Wednesday, 16 July 2008

How Nomadic became Jaine

Last night a wood pigeon was torn from its haven up my chimney by the claws of my part Bengal feline beast. Blood, feathers and screams from the children filled the room like some Tarantino take on Santa. The cat was sent to Coventry and sulked in the gardens with sooty paws, whilst I set about making life changing decisions for the pigeon and clearing the bird crap from my fireplace.

Let’s go back 18 months. On divorcing my non compatible other half I was considering surnames. I was certainly NOT going to keep the surname of a white South African oppressor (which had caused me much agro born out of wild assumption for the past 14 years). The name I was born with (and oddly rarely used due to the separation of my own parents) was considered, but as it only represented 50% of me I dug deeper. My mother now has step fathers name, an ugly one I have used in the past and dislike. Her maiden name, was, well really her father’s name and again missed out due regard to my maternal grandmother. I considered inventing a whole new super name. A hybrid of every name I have ever had, or digging up an exciting name of a long lost relation.

Then I made the decision NOT to have a surname. It would have been my fifth surname after all. I’m done with them. I decided to take my middle name Jane and use that instead. My friends said my new name sounded like a cake shop or a dressmakers – but I persevered. I then found myself in India (as any self respecting Nomad does every so often). Unusually for a business trip, I also had some time on my hands, so I spent a whole day exploring Delhi. Art galleries, parks, shopping for shalwars, crazy taxi rides and my last stop, by chance was the Digambara Jain temple. I stopped the taxi (a lovely Hindustan Ambassador run on LPG) and got out, and headed for the crazy throng of people noisily going about their worship. My blondness and white clothing may have made me stand out a little, but I felt right at home. Having spent much time in Buddhist and Hindu temples in Sri Lanka I slipped off my shoes and soon found an inner sanctuary where I could sit and reflect on my surroundings. A few children came in to watch me meditate, but soon left me alone and my mind settled.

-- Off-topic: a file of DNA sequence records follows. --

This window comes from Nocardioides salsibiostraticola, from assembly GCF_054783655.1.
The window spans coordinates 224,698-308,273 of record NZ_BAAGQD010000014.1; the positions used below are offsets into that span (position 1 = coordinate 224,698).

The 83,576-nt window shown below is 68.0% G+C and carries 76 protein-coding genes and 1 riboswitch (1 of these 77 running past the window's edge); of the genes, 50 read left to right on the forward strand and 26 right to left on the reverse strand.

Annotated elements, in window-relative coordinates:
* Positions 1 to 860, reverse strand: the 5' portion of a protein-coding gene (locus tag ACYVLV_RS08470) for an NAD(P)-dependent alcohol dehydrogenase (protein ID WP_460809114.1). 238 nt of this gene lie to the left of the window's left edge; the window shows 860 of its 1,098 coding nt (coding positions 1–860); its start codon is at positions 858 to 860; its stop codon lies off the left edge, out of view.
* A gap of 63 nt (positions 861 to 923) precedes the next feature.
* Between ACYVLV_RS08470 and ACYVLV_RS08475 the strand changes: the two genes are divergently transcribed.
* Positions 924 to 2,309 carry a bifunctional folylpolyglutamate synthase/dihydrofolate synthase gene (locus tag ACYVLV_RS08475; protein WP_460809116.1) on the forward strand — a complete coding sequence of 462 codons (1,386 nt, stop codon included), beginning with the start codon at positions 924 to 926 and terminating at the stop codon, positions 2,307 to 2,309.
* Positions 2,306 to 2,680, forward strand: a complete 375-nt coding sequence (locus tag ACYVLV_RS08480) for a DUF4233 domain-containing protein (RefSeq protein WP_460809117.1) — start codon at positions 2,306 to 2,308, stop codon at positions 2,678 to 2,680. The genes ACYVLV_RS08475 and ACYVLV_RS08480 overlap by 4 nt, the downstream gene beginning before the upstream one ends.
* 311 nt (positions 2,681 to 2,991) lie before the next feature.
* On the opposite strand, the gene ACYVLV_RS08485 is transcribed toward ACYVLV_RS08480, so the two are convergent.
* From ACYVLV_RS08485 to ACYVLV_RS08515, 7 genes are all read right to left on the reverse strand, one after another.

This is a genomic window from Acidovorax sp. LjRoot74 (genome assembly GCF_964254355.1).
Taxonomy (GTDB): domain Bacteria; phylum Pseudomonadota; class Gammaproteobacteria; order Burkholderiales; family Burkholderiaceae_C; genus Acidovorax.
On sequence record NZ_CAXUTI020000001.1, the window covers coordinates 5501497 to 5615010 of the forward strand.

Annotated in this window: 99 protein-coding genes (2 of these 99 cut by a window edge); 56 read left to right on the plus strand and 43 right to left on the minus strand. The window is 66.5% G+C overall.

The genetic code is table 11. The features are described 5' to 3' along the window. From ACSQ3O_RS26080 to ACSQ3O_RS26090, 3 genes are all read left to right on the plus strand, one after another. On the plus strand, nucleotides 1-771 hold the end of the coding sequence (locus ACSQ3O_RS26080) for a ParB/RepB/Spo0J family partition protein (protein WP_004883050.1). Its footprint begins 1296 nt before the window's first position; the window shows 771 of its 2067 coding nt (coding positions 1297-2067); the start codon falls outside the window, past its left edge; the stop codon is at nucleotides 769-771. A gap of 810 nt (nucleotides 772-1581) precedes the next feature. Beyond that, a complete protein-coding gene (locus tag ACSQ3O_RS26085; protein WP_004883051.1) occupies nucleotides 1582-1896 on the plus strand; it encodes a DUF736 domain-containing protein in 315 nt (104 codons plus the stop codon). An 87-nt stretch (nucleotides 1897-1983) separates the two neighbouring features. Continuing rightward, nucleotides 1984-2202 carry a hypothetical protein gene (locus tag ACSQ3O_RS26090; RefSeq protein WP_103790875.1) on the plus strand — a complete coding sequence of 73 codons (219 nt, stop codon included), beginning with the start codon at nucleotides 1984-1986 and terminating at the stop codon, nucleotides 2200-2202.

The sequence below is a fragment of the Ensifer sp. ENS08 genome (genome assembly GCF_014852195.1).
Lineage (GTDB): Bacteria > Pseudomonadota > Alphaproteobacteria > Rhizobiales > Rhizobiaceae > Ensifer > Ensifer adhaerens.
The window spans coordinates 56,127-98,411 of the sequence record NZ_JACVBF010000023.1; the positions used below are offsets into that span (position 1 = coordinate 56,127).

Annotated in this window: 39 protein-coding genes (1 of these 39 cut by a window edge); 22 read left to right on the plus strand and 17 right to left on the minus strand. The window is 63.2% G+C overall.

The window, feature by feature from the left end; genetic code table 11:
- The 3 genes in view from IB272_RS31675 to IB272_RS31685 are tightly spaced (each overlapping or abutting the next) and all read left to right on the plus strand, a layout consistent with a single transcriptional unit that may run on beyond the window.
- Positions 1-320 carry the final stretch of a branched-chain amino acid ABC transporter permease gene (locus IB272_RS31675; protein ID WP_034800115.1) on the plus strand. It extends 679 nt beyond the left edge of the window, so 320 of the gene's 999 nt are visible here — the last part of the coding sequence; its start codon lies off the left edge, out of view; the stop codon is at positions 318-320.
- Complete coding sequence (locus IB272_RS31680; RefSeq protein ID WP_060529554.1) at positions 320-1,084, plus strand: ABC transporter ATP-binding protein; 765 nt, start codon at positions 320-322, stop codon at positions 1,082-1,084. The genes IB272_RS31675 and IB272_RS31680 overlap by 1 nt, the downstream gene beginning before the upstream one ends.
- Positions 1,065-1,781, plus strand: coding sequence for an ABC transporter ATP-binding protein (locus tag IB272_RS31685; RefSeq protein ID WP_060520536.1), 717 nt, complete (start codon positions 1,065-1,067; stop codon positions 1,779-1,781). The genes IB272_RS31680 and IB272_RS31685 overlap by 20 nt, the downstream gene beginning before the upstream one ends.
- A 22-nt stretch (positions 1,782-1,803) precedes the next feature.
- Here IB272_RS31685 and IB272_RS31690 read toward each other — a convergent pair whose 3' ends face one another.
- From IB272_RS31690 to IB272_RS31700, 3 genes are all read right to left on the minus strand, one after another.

An hour later after basking in the warm smells of incense and having an all over feeling of calm (actually heightened by the gentle chaos around me) I looked around for a building that I knew to be attached to every Jain Temple – an animal hospital. Barefoot I trod upon grit and slid on recently disinfected floors, as I toured the cages housing mainly pigeons. If anyone finds an injured or sick bird in Delhi changes are they will bring it here. Jains are known for their compassion for animals and dedication to a pacifist path in life. And I made a decision there and then on the surname. I would insert an “I” (a “me) at the very heart of Jane to make it mine. I would be taking an essence of Jain philosophy with me wherever I went.

So back to the pigeon. There are no Jain Temples in rural Hertfordshire, but I needed to do something. I asked my blogging friends for advice and was overwhelmed with helpful suggestions. Kat (and her litter box) suggested letting nature take its course (surprised “Kat” didn’t recommend letting the cat back in to finish the job). I spent the night thinking about this. I consider myself part of nature, and frankly I would like to help. To intervene. So I am about to take poor frightened bird to the local vets and I will pay handsomely to repair this creature (unless it is considered, like my Landrover, “a total loss”). Someone else suggested blogging about it – this is probably not quite what you had in mind, but I have at last had a chance to feel like the Jaine that I am.

Saturday, 12 July 2008

FIFA Owes Iraq 3 Points!